HMRC determines a customer’s overall level of tax compliance risk by direct reference to the sector in which the organisation operates, in terms of, for example, their size, complexity and the degree and pace of change they experience. By creating these four risk categories, HMRC confirms that they can more efficiently target resources to where they are most needed.
For low-risk customers generally, HMRC has advised that it still expects BRRs for large businesses generally to be carried out every three years, as they were previously. Whether this is achievable for public sector organisations remains to be seen, as we do know that the HMRC Public Bodies Group has had some resourcing issues recently. What we can say is that it is more likely that for those bodies with higher risk ratings the more frequent and in-depth the BRRs will be.
For customers that have been awarded moderate, moderate-high and high-risk categories, HMRC suggests that BRRs will usually be carried out on an annual basis. Again, whether this would be the case in the public sector is unclear, but the prospect of more frequent and in-depth reviews should provide incentive enough to address the relevant issues.
During the BRR, which is a collaborative process, HMRC determines how the customer mitigates tax risk through their behaviour, specifically in three areas. These are summarised below with emphasis on the required behaviour to help achieve a low-risk rating.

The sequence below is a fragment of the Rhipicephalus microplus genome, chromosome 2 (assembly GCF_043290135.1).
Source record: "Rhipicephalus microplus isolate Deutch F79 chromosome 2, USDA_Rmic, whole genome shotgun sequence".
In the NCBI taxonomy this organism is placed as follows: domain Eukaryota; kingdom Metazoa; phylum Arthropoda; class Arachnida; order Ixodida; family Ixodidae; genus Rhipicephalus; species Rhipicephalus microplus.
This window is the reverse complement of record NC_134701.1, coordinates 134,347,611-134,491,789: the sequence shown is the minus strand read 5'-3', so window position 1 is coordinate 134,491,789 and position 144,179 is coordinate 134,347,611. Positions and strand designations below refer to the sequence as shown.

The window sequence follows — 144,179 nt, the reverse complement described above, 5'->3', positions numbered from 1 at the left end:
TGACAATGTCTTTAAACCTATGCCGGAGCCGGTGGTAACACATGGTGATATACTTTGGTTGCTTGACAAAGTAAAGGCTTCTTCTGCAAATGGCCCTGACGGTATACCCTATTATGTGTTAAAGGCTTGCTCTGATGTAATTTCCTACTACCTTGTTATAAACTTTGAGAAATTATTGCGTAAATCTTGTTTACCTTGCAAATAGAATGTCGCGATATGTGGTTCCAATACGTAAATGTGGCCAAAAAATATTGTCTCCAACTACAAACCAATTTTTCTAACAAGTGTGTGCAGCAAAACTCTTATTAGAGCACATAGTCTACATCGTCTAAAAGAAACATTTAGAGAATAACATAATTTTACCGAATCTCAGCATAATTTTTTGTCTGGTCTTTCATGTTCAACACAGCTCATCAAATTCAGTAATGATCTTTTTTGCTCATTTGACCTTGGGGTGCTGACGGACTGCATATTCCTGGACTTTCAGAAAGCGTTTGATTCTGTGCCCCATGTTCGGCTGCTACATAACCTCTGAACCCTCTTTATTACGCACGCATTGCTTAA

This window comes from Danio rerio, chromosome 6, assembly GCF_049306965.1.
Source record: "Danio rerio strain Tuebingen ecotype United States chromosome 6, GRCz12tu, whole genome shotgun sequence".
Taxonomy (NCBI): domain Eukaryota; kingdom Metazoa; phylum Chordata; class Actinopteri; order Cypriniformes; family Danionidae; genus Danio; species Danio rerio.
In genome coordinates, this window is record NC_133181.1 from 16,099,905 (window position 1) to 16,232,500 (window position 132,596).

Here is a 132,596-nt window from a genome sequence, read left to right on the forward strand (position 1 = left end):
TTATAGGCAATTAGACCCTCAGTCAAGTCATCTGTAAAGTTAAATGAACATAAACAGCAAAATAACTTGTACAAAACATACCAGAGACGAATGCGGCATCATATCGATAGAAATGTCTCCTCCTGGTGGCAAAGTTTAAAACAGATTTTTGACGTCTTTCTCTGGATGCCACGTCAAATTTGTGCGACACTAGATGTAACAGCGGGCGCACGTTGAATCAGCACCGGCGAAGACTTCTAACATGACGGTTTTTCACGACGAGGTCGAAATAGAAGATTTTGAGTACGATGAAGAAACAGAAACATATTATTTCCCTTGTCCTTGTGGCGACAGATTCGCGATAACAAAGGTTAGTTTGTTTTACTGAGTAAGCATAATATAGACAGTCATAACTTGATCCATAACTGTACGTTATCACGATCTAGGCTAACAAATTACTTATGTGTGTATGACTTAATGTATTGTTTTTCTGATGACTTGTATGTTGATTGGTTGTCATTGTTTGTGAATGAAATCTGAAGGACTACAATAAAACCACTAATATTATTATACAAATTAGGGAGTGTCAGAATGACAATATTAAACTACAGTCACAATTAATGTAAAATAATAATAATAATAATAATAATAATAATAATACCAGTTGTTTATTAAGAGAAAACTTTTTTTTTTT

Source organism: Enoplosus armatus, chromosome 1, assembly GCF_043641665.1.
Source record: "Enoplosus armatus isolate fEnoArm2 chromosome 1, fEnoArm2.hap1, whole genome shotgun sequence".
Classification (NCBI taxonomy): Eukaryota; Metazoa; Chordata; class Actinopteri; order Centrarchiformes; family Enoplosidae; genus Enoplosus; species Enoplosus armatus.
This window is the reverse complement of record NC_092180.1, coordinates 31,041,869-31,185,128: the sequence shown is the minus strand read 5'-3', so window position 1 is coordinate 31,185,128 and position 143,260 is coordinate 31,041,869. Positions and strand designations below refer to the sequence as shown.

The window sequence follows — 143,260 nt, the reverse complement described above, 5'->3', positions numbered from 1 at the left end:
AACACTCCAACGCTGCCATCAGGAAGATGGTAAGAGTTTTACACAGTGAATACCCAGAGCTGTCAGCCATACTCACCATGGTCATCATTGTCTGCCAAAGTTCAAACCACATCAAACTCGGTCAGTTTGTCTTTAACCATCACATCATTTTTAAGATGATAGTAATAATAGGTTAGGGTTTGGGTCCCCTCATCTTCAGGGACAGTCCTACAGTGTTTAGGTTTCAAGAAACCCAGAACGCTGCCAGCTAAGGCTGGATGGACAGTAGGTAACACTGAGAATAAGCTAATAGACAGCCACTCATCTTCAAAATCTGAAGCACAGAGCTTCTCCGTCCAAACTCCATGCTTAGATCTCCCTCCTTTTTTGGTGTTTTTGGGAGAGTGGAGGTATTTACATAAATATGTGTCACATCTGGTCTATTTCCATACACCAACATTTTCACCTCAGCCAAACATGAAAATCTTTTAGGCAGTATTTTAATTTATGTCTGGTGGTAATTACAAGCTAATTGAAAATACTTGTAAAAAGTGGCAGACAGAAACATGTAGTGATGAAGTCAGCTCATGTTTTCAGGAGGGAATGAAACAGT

Systems and delivery – The organisation must be able to demonstrate that it has processes and suitable resources in place to deliver timely and accurate returns, declarations, payments and claims that are suitable for the size and complexity of the business.
The organisation must maintain documented tax policies and procedures and share these on request from HMRC.
All returns and payments must be submitted to HMRC on time.
Internal governance – The organisation will have clear accountabilities up to and including the board for the management of tax compliance risk and tax planning and have appropriate tax accounting arrangements to enable accurate tax reporting.
The organisation must appreciate its potential liability under corporate criminal offence legislation and have taken steps to profile and manage the risk of failing to prevent the facilitation of tax evasion. It must also identify and promptly communicate to HMRC any significant uncertainties or irregularities.
Approach to tax compliance – The organisation is expected to maintain an open and transparent relationship with HMRC and be open with HMRC in real time about how tax compliance risk is managed across all relevant taxes and duties.
The organisation must not be involved in tax planning other than that which supports genuine commercial activity.
So, what now?
Clearly these are significant changes across the large business community generally and public sector bodies are very much part of that. We are aware that HMRC has already started, and finalised, a number of the new BRRs and we can expect the programme of visits to be stepped up in the coming months and years.
As with any compliance process that is run by HMRC, it is advisable to pre-empt such reviews well in advance by reviewing internal processes and policies and considering the behaviour that underpin these. This could involve working closely with your advisers and ensuring that there is the right level of ‘buy-in’ within the organisation to help keep the risk rating low.